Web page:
Czech Republic sees boom in dollar millionaires
The number of dollar millionaires living in the Czech Republic climbed last year by 10 percent to a record 21,400 people, according to the results of a new worldwide survey published by French consulting firm Capgemini and US firm RBC Wealth Management. The data also shows that the rate of growth in Czech millionaires considerably exceeds the global average. Among the contributing factors are strong Czech GDP growth and strong exports.
© 1996–2015 Český rozhlas
In Business News this week: average monthly salary reached 26,278 crowns in second quarter of 2015; EC approves government’s plan to extend support for biofuel; cyber-security firm CyberGym to build commercial Training Arena in Czech Republic; Česká spořitelna to launch pre-paid debit card for children; Czech firm opens household utensils manufacturing plant in Vietnam.
Average monthly salary reached 26,278 crowns in second quarter of 2015;
The average monthly salary in the Czech Republic in the second quarter of 2015 rose by 3.4 percent, compared to the same period last year, according to the figures released by the Czech Statistical Office on Friday. Accounting for inflation, real growth was 2.7 percent. Average monthly pay stood at 26,287 crowns (over 970 euros) at the end of August. The results exceeded expectations of analysts, who anticipated a wage hike of about two percent.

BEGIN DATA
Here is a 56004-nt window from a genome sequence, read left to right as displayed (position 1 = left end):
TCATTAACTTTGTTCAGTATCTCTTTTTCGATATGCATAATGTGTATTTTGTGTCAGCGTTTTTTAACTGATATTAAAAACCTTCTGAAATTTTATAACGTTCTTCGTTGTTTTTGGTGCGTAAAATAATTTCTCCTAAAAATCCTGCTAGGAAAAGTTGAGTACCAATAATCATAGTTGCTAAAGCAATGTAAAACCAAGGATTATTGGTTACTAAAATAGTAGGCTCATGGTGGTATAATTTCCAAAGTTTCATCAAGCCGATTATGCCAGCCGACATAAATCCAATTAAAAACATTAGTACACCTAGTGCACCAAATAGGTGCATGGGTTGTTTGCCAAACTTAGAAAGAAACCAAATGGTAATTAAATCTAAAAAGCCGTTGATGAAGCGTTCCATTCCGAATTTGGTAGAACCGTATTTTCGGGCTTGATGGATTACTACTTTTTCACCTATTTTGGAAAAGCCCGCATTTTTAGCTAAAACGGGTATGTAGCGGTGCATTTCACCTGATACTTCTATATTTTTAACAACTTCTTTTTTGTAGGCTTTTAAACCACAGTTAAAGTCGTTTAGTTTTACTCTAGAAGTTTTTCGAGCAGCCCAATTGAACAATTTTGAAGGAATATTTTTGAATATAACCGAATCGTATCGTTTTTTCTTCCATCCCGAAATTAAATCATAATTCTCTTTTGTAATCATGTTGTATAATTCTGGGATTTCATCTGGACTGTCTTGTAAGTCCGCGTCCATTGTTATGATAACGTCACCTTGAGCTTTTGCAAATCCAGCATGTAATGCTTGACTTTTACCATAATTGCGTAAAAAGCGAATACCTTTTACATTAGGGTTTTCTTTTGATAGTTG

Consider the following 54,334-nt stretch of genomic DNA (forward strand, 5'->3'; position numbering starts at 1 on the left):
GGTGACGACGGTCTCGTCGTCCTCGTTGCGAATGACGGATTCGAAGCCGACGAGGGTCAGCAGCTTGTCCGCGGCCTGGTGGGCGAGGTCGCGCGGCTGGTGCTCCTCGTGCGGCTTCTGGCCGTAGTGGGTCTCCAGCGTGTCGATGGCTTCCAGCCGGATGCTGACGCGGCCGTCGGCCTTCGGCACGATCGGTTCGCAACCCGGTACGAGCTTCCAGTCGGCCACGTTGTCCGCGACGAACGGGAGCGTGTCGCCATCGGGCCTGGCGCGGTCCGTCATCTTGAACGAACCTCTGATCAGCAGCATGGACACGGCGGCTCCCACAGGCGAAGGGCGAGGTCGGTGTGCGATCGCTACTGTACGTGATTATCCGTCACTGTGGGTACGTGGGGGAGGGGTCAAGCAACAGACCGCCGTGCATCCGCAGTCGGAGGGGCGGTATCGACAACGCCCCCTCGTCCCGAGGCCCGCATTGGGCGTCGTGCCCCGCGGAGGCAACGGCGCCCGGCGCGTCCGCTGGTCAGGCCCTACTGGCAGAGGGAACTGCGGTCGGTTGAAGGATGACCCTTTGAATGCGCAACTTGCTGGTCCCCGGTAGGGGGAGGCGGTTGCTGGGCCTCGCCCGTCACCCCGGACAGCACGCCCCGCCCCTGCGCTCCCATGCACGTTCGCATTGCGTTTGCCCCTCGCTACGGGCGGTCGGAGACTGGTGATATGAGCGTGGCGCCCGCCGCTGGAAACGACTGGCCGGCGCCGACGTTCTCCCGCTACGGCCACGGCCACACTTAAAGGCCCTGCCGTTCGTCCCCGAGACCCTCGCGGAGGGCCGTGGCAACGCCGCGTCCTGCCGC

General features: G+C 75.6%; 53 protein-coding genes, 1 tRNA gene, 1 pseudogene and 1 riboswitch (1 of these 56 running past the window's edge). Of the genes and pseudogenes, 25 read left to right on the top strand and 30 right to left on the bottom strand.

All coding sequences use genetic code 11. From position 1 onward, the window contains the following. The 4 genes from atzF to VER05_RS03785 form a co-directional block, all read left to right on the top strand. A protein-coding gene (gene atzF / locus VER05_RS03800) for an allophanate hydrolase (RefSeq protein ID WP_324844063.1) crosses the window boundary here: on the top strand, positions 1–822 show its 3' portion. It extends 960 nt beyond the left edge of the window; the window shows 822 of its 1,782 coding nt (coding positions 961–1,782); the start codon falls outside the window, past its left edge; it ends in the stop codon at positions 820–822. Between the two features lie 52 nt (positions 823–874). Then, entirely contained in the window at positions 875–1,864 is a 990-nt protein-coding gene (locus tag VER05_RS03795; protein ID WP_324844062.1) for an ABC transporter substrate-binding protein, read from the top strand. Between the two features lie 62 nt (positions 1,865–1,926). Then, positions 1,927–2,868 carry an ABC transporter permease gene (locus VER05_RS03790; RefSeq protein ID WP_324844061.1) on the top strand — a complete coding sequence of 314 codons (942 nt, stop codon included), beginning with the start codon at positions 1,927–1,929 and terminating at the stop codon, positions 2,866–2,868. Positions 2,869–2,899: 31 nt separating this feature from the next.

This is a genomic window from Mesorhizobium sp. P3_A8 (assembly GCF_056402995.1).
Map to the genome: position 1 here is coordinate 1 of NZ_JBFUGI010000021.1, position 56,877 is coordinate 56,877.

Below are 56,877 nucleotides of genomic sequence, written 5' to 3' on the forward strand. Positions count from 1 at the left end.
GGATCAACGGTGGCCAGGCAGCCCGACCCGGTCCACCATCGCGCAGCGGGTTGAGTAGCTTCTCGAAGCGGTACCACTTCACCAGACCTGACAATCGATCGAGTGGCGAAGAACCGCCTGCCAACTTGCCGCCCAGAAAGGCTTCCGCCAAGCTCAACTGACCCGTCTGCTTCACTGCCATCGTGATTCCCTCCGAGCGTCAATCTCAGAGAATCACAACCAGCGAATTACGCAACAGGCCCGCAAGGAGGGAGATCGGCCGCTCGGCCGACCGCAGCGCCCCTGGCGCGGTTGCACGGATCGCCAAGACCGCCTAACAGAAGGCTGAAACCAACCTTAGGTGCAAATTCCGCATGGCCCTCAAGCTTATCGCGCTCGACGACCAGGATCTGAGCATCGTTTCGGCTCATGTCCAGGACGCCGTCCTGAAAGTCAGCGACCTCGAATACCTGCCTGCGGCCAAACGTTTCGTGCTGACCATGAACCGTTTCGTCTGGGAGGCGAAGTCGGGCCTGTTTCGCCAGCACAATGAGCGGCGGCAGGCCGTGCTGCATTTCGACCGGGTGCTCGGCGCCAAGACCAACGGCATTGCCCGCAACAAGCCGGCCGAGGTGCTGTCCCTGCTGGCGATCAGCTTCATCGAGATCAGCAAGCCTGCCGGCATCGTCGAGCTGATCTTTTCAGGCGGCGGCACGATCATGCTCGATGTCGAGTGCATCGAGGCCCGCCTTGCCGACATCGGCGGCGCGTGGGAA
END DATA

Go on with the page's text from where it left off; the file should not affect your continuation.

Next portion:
EC approves government’s plan to extend support for biofuels
The European Commission has approved the Czech government’s plan to extend the support of the so-called first generation biofuels, based on food or animal crops, the daily Hospodářské Noviny wrote this week. The draft legislation, which extends the fuel support, has been repeatedly debated in the lower house of parliament since April this year. The legislation has come under fire from opposition deputies who claim that it benefits the agro-chemical group Agrofert owned by Finance Minister Andrej Babiš. The extended tax benefits, which should be in place until 2020, should amount to nine billion crowns.
Cyber-security firm CyberGym to build commercial Training Arena in Czech Republic
Israeli cyber-security firm CyberGym plans to build its first commercial Training Arena in the Czech Republic. Customers will be able to acquire defensives against even the most sophisticated cyber-attacks, the company says. It will mainly serve institutions using key infrastructure for which a potential cyber-attack could impact the whole of society, such as banking, energy and telecommunication providers. The arena is set to open in Řitka near Prague in February next year. According to CyberGym’s head, Ofir Hason, the Czech Republic was selected because it had some of the best IT experts in the world and is one of the first countries to a adopt law on cybernetic security.